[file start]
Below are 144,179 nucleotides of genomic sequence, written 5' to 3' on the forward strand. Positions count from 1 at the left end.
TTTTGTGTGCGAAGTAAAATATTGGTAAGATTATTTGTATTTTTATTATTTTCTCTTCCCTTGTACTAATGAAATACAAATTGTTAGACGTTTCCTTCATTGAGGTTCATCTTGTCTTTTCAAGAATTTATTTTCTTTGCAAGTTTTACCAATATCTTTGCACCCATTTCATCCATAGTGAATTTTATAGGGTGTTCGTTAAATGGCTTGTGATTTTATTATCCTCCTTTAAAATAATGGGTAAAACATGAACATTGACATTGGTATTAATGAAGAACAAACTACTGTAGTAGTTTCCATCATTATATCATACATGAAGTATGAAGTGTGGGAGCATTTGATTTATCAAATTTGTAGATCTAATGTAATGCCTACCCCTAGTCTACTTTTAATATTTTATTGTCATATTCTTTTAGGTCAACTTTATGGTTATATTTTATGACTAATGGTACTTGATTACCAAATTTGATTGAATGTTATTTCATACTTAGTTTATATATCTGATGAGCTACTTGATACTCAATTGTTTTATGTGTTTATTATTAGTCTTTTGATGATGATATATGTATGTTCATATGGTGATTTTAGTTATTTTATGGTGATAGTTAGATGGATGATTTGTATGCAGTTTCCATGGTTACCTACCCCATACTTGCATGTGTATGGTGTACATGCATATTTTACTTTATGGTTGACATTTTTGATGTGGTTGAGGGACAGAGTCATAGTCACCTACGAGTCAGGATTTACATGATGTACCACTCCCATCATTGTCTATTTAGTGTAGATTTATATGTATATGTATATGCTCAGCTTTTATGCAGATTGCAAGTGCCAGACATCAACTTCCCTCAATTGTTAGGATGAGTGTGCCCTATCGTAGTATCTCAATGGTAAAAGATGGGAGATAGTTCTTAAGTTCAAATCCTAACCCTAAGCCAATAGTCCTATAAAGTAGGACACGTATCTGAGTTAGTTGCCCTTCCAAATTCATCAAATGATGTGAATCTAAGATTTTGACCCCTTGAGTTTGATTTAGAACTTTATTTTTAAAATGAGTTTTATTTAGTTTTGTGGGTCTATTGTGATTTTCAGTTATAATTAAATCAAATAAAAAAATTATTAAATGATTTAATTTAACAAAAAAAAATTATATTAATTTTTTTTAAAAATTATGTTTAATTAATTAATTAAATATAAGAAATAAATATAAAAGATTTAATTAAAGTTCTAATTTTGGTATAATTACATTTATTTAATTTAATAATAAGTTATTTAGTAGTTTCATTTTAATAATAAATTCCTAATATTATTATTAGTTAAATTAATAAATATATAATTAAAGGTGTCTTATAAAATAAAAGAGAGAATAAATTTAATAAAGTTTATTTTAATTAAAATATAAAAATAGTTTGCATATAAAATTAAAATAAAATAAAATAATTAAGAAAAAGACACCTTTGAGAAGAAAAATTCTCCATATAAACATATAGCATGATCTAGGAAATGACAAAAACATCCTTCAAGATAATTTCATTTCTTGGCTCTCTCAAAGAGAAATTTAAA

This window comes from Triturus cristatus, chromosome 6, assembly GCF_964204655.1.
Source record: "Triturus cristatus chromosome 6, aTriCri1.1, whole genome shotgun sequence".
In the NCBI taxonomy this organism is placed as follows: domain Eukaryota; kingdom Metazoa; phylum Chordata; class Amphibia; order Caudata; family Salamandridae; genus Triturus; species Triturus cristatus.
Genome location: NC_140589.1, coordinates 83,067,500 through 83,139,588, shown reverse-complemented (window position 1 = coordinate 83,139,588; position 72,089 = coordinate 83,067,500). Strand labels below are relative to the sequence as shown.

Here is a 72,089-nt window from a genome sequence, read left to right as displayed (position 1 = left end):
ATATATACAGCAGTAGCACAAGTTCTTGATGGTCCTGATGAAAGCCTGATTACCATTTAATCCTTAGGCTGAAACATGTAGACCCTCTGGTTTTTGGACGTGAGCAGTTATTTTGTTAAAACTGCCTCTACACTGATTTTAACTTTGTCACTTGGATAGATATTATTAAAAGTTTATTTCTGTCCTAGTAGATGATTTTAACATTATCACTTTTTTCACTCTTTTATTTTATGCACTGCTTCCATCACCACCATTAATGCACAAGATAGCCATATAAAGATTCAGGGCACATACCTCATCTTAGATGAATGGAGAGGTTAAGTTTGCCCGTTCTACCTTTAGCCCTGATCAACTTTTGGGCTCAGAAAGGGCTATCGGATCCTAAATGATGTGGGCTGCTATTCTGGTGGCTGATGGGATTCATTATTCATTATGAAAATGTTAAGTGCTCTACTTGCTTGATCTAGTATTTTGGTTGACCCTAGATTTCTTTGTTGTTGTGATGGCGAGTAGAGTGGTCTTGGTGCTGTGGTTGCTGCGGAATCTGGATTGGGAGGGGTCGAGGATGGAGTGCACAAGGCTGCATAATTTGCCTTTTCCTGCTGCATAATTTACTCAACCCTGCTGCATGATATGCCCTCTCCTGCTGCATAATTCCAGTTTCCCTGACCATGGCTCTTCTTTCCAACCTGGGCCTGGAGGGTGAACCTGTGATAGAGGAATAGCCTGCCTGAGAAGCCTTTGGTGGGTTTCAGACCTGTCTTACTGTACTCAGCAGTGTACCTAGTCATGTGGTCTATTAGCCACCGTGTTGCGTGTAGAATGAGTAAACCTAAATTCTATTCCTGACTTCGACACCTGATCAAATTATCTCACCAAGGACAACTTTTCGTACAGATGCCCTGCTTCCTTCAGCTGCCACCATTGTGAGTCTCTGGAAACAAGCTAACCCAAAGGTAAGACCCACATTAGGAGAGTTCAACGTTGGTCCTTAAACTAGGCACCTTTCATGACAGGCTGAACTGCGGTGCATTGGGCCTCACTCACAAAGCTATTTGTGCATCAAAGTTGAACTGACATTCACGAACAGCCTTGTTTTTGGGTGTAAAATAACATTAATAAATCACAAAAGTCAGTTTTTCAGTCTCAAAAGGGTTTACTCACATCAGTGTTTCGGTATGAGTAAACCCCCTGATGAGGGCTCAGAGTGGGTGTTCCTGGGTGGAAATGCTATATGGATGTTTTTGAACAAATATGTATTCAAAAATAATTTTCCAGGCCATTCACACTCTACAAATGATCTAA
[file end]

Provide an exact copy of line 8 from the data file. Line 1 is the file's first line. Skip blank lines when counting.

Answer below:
ATATATACAGCAGTAGCACAAGTTCTTGATGGTCCTGATGAAAGCCTGATTACCATTTAATCCTTAGGCTGAAACATGTAGACCCTCTGGTTTTTGGACGTGAGCAGTTATTTTGTTAAAACTGCCTCTACACTGATTTTAACTTTGTCACTTGGATAGATATTATTAAAAGTTTATTTCTGTCCTAGTAGATGATTTTAACATTATCACTTTTTTCACTCTTTTATTTTATGCACTGCTTCCATCACCACCATTAATGCACAAGATAGCCATATAAAGATTCAGGGCACATACCTCATCTTAGATGAATGGAGAGGTTAAGTTTGCCCGTTCTACCTTTAGCCCTGATCAACTTTTGGGCTCAGAAAGGGCTATCGGATCCTAAATGATGTGGGCTGCTATTCTGGTGGCTGATGGGATTCATTATTCATTATGAAAATGTTAAGTGCTCTACTTGCTTGATCTAGTATTTTGGTTGACCCTAGATTTCTTTGTTGTTGTGATGGCGAGTAGAGTGGTCTTGGTGCTGTGGTTGCTGCGGAATCTGGATTGGGAGGGGTCGAGGATGGAGTGCACAAGGCTGCATAATTTGCCTTTTCCTGCTGCATAATTTACTCAACCCTGCTGCATGATATGCCCTCTCCTGCTGCATAATTCCAGTTTCCCTGACCATGGCTCTTCTTTCCAACCTGGGCCTGGAGGGTGAACCTGTGATAGAGGAATAGCCTGCCTGAGAAGCCTTTGGTGGGTTTCAGACCTGTCTTACTGTACTCAGCAGTGTACCTAGTCATGTGGTCTATTAGCCACCGTGTTGCGTGTAGAATGAGTAAACCTAAATTCTATTCCTGACTTCGACACCTGATCAAATTATCTCACCAAGGACAACTTTTCGTACAGATGCCCTGCTTCCTTCAGCTGCCACCATTGTGAGTCTCTGGAAACAAGCTAACCCAAAGGTAAGACCCACATTAGGAGAGTTCAACGTTGGTCCTTAAACTAGGCACCTTTCATGACAGGCTGAACTGCGGTGCATTGGGCCTCACTCACAAAGCTATTTGTGCATCAAAGTTGAACTGACATTCACGAACAGCCTTGTTTTTGGGTGTAAAATAACATTAATAAATCACAAAAGTCAGTTTTTCAGTCTCAAAAGGGTTTACTCACATCAGTGTTTCGGTATGAGTAAACCCCCTGATGAGGGCTCAGAGTGGGTGTTCCTGGGTGGAAATGCTATATGGATGTTTTTGAACAAATATGTATTCAAAAATAATTTTCCAGGCCATTCACACTCTACAAATGATCTAA